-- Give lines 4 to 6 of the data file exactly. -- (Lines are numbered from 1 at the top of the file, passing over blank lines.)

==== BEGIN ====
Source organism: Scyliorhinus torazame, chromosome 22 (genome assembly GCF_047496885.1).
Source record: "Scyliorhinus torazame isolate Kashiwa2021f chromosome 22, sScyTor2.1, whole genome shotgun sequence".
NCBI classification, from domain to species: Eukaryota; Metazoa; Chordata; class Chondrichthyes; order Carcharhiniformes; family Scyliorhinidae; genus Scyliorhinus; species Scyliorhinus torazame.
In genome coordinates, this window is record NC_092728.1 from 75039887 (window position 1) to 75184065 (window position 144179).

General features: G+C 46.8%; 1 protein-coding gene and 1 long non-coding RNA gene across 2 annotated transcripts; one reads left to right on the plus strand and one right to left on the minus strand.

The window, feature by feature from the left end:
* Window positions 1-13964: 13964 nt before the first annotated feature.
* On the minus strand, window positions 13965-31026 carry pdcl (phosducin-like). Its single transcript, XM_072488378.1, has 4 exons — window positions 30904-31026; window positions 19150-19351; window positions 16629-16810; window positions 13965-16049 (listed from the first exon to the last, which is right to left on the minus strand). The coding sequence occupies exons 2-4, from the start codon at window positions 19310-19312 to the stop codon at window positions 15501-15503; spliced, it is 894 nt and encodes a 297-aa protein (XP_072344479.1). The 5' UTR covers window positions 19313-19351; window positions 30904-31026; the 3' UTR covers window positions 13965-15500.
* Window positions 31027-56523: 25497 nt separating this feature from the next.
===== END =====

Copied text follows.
In genome coordinates, this window is record NC_092728.1 from 75039887 (window position 1) to 75184065 (window position 144179).

General features: G+C 46.8%; 1 protein-coding gene and 1 long non-coding RNA gene across 2 annotated transcripts; one reads left to right on the plus strand and one right to left on the minus strand.

The window, feature by feature from the left end: